The management plan is a strategic guide for future management of a national park. It is required by legislation, guided by public consultation, approved by the Minister responsible for Parks Canada, and tabled in Parliament. It is the primary public accountability document for each National Park.

As a strategic and long-term guide, a management plan establishes a vision looking 10 or more years into the future. Its primary goal is to ensure that there is a clearly defined direction for the maintenance or restoration of ecological integrity and is intended to guide appropriate use. Direction is also described for heritage presentation programs, which are recognized as a fundamental means for achieving both protection and use objectives.

All Parks Canada consultations and formal engagement on management plans are suspended until further notice.

The health and safety of Canadians, visitors, and Parks Canada team members is of the utmost importance to the Agency. Parks Canada is following the advice of public health experts and implementing measures to support Canada’s efforts to limit the spread of the novel coronavirus (COVID-19) and reduce risks to employees and visitors.

As a result, Parks Canada has also suspended all public consultations and formal engagement with stakeholders and Indigenous peoples on management plans until further notice.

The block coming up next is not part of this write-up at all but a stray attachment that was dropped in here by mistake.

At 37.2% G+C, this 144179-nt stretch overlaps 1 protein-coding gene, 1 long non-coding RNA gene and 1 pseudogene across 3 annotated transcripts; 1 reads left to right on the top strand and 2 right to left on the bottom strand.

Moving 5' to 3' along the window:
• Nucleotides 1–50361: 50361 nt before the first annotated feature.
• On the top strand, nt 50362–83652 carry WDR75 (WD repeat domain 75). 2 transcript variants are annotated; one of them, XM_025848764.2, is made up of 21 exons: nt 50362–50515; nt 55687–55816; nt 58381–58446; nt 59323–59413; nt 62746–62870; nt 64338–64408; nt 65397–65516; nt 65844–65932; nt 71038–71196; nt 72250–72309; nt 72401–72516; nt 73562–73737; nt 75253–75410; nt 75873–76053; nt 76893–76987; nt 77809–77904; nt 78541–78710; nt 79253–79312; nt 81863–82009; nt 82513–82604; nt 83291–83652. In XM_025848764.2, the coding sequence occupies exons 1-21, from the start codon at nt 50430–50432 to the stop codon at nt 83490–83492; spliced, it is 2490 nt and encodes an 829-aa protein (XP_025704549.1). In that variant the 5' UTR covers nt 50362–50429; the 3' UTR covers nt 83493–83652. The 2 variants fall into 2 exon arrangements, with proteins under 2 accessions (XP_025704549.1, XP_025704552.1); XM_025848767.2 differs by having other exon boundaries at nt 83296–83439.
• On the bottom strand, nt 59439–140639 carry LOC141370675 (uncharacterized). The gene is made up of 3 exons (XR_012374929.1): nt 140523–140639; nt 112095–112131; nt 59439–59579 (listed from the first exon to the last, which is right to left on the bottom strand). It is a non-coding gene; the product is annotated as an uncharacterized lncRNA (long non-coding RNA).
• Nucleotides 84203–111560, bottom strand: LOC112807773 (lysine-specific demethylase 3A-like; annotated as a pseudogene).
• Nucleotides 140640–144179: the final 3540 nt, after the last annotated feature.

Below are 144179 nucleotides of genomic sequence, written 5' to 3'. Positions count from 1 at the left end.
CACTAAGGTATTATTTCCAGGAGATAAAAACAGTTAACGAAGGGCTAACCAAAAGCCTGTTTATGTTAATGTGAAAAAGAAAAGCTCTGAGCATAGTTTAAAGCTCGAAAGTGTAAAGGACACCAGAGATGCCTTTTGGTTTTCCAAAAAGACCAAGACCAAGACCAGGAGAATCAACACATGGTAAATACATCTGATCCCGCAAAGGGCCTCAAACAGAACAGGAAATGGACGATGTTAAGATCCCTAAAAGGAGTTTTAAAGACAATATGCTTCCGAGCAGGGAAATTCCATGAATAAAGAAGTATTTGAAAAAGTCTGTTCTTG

Management plans are developed through consultation and input from various people and organizations, including Indigenous peoples, local and regional residents, visitors, and the public.

The Agency is currently focusing its efforts on critical operations. There is, therefore, limited capacity to undertake full and meaningful management planning consultations at this time. Parks Canada also recognizes that the focus of the Canadian public, Indigenous partners and our stakeholders is on public health and safety and the economy.

Parks Canada is committed to resuming all management planning activities, including public consultations and formal engagement with stakeholders and Indigenous peoples, once operations return to normal and capacity allows.